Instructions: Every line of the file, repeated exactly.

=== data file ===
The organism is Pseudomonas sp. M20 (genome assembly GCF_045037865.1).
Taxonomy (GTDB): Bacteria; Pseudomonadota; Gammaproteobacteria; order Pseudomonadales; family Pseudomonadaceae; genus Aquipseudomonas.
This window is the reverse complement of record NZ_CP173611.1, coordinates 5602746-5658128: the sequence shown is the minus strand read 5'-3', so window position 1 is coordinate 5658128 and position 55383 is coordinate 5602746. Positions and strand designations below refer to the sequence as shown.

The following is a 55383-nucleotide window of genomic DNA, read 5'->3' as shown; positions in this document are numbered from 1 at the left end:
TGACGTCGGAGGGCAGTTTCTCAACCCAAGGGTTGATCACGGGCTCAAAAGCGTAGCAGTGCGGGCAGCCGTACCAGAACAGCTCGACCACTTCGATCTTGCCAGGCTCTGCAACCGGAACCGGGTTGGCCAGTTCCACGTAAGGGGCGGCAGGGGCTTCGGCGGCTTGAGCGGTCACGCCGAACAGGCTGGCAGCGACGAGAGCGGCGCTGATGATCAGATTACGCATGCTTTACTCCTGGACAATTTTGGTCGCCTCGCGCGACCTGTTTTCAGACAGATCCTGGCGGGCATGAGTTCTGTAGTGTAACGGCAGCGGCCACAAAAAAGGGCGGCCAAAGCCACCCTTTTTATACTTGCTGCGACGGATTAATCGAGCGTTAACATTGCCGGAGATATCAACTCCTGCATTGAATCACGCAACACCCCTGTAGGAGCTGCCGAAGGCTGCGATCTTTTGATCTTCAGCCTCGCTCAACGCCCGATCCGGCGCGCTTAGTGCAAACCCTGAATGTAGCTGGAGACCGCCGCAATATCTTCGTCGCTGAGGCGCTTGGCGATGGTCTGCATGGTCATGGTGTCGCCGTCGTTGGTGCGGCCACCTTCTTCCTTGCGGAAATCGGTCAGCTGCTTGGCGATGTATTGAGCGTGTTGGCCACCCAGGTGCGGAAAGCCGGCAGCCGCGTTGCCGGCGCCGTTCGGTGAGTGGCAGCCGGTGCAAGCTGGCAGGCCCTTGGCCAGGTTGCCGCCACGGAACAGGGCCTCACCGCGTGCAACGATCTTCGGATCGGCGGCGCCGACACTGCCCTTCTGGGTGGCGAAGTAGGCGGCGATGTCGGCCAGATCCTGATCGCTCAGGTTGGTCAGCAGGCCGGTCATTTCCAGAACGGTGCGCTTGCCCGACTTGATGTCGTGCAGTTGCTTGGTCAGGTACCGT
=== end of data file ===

The organism is Pseudomonas sp. M20 (genome assembly GCF_045037865.1).
Taxonomy (GTDB): Bacteria; Pseudomonadota; Gammaproteobacteria; order Pseudomonadales; family Pseudomonadaceae; genus Aquipseudomonas.
This window is the reverse complement of record NZ_CP173611.1, coordinates 5602746-5658128: the sequence shown is the minus strand read 5'-3', so window position 1 is coordinate 5658128 and position 55383 is coordinate 5602746. Positions and strand designations below refer to the sequence as shown.

The following is a 55383-nucleotide window of genomic DNA, read 5'->3' as shown; positions in this document are numbered from 1 at the left end:
TGACGTCGGAGGGCAGTTTCTCAACCCAAGGGTTGATCACGGGCTCAAAAGCGTAGCAGTGCGGGCAGCCGTACCAGAACAGCTCGACCACTTCGATCTTGCCAGGCTCTGCAACCGGAACCGGGTTGGCCAGTTCCACGTAAGGGGCGGCAGGGGCTTCGGCGGCTTGAGCGGTCACGCCGAACAGGCTGGCAGCGACGAGAGCGGCGCTGATGATCAGATTACGCATGCTTTACTCCTGGACAATTTTGGTCGCCTCGCGCGACCTGTTTTCAGACAGATCCTGGCGGGCATGAGTTCTGTAGTGTAACGGCAGCGGCCACAAAAAAGGGCGGCCAAAGCCACCCTTTTTATACTTGCTGCGACGGATTAATCGAGCGTTAACATTGCCGGAGATATCAACTCCTGCATTGAATCACGCAACACCCCTGTAGGAGCTGCCGAAGGCTGCGATCTTTTGATCTTCAGCCTCGCTCAACGCCCGATCCGGCGCGCTTAGTGCAAACCCTGAATGTAGCTGGAGACCGCCGCAATATCTTCGTCGCTGAGGCGCTTGGCGATGGTCTGCATGGTCATGGTGTCGCCGTCGTTGGTGCGGCCACCTTCTTCCTTGCGGAAATCGGTCAGCTGCTTGGCGATGTATTGAGCGTGTTGGCCACCCAGGTGCGGAAAGCCGGCAGCCGCGTTGCCGGCGCCGTTCGGTGAGTGGCAGCCGGTGCAAGCTGGCAGGCCCTTGGCCAGGTTGCCGCCACGGAACAGGGCCTCACCGCGTGCAACGATCTTCGGATCGGCGGCGCCGACACTGCCCTTCTGGGTGGCGAAGTAGGCGGCGATGTCGGCCAGATCCTGATCGCTCAGGTTGGTCAGCAGGCCGGTCATTTCCAGAACGGTGCGCTTGCCCGACTTGATGTCGTGCAGTTGCTTGGTCAGGTACCGT